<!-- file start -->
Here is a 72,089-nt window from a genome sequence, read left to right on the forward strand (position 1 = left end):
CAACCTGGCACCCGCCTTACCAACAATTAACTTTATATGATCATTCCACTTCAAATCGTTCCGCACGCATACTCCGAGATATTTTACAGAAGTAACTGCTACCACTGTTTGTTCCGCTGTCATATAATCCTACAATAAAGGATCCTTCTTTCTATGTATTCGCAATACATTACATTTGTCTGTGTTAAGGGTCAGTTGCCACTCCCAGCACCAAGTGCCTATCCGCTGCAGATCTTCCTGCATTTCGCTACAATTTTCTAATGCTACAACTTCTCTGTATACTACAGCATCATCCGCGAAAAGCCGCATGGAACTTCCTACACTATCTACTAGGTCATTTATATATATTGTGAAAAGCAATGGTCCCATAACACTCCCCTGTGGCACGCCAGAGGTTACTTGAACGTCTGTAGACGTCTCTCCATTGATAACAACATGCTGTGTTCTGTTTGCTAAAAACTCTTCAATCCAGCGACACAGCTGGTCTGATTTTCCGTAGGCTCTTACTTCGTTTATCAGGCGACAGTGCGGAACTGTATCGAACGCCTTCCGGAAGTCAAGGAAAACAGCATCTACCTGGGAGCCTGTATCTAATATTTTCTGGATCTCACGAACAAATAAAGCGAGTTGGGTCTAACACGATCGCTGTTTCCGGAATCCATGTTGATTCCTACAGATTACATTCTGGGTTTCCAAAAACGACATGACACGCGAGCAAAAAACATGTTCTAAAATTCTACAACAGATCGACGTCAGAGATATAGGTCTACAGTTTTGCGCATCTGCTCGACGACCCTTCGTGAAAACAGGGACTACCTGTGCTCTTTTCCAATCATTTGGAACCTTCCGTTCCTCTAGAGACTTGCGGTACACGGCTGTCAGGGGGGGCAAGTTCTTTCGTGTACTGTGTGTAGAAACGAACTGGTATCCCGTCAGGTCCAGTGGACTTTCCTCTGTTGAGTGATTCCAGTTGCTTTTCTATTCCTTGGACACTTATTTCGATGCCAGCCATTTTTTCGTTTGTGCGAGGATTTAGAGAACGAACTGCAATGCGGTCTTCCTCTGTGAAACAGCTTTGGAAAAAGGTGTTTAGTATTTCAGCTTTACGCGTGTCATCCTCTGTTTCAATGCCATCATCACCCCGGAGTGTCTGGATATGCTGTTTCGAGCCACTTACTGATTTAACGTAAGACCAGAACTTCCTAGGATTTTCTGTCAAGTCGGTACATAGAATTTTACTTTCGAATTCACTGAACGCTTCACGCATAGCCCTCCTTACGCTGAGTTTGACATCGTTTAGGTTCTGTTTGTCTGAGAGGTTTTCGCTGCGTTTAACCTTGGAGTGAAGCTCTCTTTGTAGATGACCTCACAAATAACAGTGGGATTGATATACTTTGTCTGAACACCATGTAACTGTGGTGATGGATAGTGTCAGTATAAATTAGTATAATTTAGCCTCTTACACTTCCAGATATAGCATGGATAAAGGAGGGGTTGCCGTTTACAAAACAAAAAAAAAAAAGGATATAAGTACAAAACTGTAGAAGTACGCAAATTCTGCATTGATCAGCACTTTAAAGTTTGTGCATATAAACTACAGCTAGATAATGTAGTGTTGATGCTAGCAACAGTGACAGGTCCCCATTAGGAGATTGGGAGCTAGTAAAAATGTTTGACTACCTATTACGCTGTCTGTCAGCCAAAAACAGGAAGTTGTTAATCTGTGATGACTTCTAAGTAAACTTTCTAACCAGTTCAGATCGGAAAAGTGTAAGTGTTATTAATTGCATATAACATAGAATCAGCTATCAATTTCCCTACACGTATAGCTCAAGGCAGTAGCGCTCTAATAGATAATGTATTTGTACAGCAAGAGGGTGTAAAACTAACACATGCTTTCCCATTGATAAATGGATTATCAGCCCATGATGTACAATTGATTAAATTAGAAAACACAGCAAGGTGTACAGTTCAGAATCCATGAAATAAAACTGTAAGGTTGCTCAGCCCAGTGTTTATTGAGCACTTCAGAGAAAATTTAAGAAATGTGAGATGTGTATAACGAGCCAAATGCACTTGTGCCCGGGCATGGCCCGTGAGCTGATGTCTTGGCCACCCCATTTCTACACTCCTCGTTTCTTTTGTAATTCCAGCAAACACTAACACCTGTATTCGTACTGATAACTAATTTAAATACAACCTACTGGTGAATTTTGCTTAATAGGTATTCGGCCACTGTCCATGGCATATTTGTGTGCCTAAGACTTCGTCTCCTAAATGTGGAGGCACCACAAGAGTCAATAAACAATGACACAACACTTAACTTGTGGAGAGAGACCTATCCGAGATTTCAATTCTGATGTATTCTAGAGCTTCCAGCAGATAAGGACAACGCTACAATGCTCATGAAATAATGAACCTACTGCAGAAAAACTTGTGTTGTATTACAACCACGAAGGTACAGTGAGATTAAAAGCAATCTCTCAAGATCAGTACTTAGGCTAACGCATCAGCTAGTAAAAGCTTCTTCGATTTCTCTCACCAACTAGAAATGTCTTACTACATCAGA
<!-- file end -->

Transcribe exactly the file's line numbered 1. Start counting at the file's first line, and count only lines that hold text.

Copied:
Here is a 72,089-nt window from a genome sequence, read left to right on the forward strand (position 1 = left end):